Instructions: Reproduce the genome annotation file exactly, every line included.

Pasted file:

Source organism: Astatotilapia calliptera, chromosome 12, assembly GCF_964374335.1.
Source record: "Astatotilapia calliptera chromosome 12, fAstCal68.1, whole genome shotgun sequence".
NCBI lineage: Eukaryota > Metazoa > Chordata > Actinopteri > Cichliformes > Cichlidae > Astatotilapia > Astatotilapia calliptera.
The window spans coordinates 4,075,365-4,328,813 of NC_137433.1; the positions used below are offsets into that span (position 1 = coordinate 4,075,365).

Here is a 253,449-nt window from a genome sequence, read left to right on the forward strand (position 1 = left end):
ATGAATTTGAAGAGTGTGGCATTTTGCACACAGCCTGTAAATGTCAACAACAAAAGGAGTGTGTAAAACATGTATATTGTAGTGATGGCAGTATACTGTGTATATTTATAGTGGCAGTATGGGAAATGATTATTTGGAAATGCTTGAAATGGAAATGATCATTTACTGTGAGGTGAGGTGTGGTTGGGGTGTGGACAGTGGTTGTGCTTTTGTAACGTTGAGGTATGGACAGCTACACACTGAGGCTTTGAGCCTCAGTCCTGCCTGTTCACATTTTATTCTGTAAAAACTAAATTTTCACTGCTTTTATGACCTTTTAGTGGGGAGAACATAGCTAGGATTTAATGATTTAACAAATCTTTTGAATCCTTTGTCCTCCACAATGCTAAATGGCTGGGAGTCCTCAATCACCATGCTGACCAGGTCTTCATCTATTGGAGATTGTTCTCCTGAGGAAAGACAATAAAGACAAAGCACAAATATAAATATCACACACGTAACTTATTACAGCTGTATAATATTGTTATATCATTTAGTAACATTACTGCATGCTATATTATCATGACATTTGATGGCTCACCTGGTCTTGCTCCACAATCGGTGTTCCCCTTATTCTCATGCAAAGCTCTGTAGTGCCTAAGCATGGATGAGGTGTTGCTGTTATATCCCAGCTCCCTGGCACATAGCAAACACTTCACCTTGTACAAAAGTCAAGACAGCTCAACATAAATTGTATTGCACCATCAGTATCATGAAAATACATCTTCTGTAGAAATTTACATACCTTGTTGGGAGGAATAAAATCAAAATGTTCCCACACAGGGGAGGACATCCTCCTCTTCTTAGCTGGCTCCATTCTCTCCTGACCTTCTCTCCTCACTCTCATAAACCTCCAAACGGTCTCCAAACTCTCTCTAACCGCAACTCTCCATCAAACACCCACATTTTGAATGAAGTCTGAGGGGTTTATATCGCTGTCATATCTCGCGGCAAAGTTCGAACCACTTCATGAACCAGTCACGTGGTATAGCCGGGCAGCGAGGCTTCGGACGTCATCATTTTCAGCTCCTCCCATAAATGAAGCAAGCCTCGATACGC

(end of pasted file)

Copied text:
Source organism: Astatotilapia calliptera, chromosome 12, assembly GCF_964374335.1.
Source record: "Astatotilapia calliptera chromosome 12, fAstCal68.1, whole genome shotgun sequence".
NCBI lineage: Eukaryota > Metazoa > Chordata > Actinopteri > Cichliformes > Cichlidae > Astatotilapia > Astatotilapia calliptera.
The window spans coordinates 4,075,365-4,328,813 of NC_137433.1; the positions used below are offsets into that span (position 1 = coordinate 4,075,365).

Here is a 253,449-nt window from a genome sequence, read left to right on the forward strand (position 1 = left end):
ATGAATTTGAAGAGTGTGGCATTTTGCACACAGCCTGTAAATGTCAACAACAAAAGGAGTGTGTAAAACATGTATATTGTAGTGATGGCAGTATACTGTGTATATTTATAGTGGCAGTATGGGAAATGATTATTTGGAAATGCTTGAAATGGAAATGATCATTTACTGTGAGGTGAGGTGTGGTTGGGGTGTGGACAGTGGTTGTGCTTTTGTAACGTTGAGGTATGGACAGCTACACACTGAGGCTTTGAGCCTCAGTCCTGCCTGTTCACATTTTATTCTGTAAAAACTAAATTTTCACTGCTTTTATGACCTTTTAGTGGGGAGAACATAGCTAGGATTTAATGATTTAACAAATCTTTTGAATCCTTTGTCCTCCACAATGCTAAATGGCTGGGAGTCCTCAATCACCATGCTGACCAGGTCTTCATCTATTGGAGATTGTTCTCCTGAGGAAAGACAATAAAGACAAAGCACAAATATAAATATCACACACGTAACTTATTACAGCTGTATAATATTGTTATATCATTTAGTAACATTACTGCATGCTATATTATCATGACATTTGATGGCTCACCTGGTCTTGCTCCACAATCGGTGTTCCCCTTATTCTCATGCAAAGCTCTGTAGTGCCTAAGCATGGATGAGGTGTTGCTGTTATATCCCAGCTCCCTGGCACATAGCAAACACTTCACCTTGTACAAAAGTCAAGACAGCTCAACATAAATTGTATTGCACCATCAGTATCATGAAAATACATCTTCTGTAGAAATTTACATACCTTGTTGGGAGGAATAAAATCAAAATGTTCCCACACAGGGGAGGACATCCTCCTCTTCTTAGCTGGCTCCATTCTCTCCTGACCTTCTCTCCTCACTCTCATAAACCTCCAAACGGTCTCCAAACTCTCTCTAACCGCAACTCTCCATCAAACACCCACATTTTGAATGAAGTCTGAGGGGTTTATATCGCTGTCATATCTCGCGGCAAAGTTCGAACCACTTCATGAACCAGTCACGTGGTATAGCCGGGCAGCGAGGCTTCGGACGTCATCATTTTCAGCTCCTCCCATAAATGAAGCAAGCCTCGATACGC